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THOMAS BABINGTON MACAULAY
English author, historian, statesman and poet
(1800 - 1859)
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He was utterly without ambition [Chas. II.]. He detested business, and would sooner have abdicated his crown than have undergone the trouble of really directing the administration.
      - History of England (Character of Charles II)
         (vol. I, ch. II) [Ambition]

And how can man die better
  Than facing fearful odds,
    For the ashes of his fathers
      And the temples of his gods?
      - Horatius keeps the Bridge [Patriotism]

And those behind cried "Forward!"
  And those in front cried "Back!"
      - Lays of Ancient Rome [Difference]

How well Horatius kept the bridge
  In the brave days of old.
      - Lays of Ancient Rome--Horatius (70)
        [Bravery]

Then none was for a party;
  Than all were for the state;
    Then the great man helped the poor,
      And the poor man loved the great:
        Then lands were fairly portioned;
          Then spoils were fairly sold:
            The Romans were like brothers
              In the brave days of old.
      - Lays of Ancient Rome--Horatius (st. 32)
        [Unity]

To every man upon this earth
  Death cometh soon or late,
    And how can man die better
      Than facing fearful odds,
        For the ashes of his fathers
          And the temples of his gods?
      - Lays of Ancient Rome--Horatius (XXVII)
        [Death]

The kiss, in which he half forgets even such a yoke as yours.
      - Lays of Ancient Rome--Virginia (l. 138)
        [Kisses]

But thou, through good and evil, praise and blame,
  Wilt not thou love me for myself alone?
    Yes, thou wilt love me with exceeding love,
      And I will tenfold all that love repay;
        Still smiling, though the tender may reprove,
          Still faithful, though the trusted may betray.
      - Lines Written July 30, 1847 [Love]

The sweeter sound of woman's praise.
      - Lines Written on the Night of 30th of July, 1847
        [Praise]

The opinion of the great body of the reading public is very materially influenced even by the unsupported assertions of those who assume a right to criticize.
      - Mr. Robert Montgomery's Poems [Criticism]

That wonderful book, while it obtains admiration from the most fastidious critics, is loved by those who are too simple to admire it.
      - On Bunyan's Pilgrim's Progress [Books]

The conformation of his mind was such, that whatever was little seemed to him great, and whatever was great seemed to him little.
      - On Horace Walpole [Mind]

His imagination resembled the wings of an ostrich. It enabled him to run, though not to soar.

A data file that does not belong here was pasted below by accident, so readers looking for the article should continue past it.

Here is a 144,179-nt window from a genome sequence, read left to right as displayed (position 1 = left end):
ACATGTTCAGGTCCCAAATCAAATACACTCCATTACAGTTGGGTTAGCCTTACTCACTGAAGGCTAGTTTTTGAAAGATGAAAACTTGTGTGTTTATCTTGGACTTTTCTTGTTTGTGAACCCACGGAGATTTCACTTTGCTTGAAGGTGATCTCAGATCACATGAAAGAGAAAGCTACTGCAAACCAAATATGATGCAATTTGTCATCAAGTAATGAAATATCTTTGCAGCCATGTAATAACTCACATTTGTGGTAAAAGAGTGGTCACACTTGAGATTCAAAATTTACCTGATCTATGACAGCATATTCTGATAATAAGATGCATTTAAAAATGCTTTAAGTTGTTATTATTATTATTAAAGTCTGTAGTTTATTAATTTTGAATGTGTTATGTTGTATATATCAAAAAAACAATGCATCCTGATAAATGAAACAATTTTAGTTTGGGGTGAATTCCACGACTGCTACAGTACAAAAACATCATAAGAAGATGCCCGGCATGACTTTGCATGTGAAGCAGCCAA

- On John Dryden [Imagination]

Out of his surname they have coined an epithet for a knave, and out of his Christian name a synonym for the Devil.
      - On Machiavelli [Names]

We hold that the most wonderful and splendid proof of genius is a great poem produced in a civilized age.
      - On Milton [Poetry]

Free trade, one of the greatest blessings which a government can confer on a people, is in almost every country unpopular.
      - On Mitford's History of Greece [Politics]

That is the best government which desires to make the people happy, and knows how to make them happy.
      - On Mitford's History of Greece
        [Government]

He had a head which statuaries loved to copy, and a foot the deformity of which the beggars in the streets mimicked.
      - On Moore's Life of Lord Byron [Appearance]

We know no spectacle so ridiculous as the British public in one of its periodical fits of morality.
      - On Moore's Life of Lord Byron [Morality]

. . . A man of the world amongst men of letters, a man of letters amongst men of the world.
      - On Sir William Temple [Literature]

Ye diners out from whom we guard our spoons.
      - Political Georgics [Eating]

She [the Roman Catholic Church] may still exist in undiminished vigour, when some traveller from New Zealand shall, in the midst of a vast solitude, take his stand on a broken arch of London Bridge to sketch the ruins of St. Paul's.
      - Ranke's History of the Popes [Ruin]

He [Steele] was a rake among scholars, and a scholar among rakes.
      - Review of Aikin's Life of Addison
        [Learning]

He [Temple] was a man of the world among men of letters, a man of letters among men of the world.
      - Review of Life and Writings of Sir William Temple
        [Learning]

Oh! wherefore come ye forth in triumph from the North,
  With your hands and your feet, and your raiment all red?
    And wherefore doth your rout send forth a joyous shout?
      And whence be the grapes of the wine-press which ye tread?
      - The Battle of Naseby [War]


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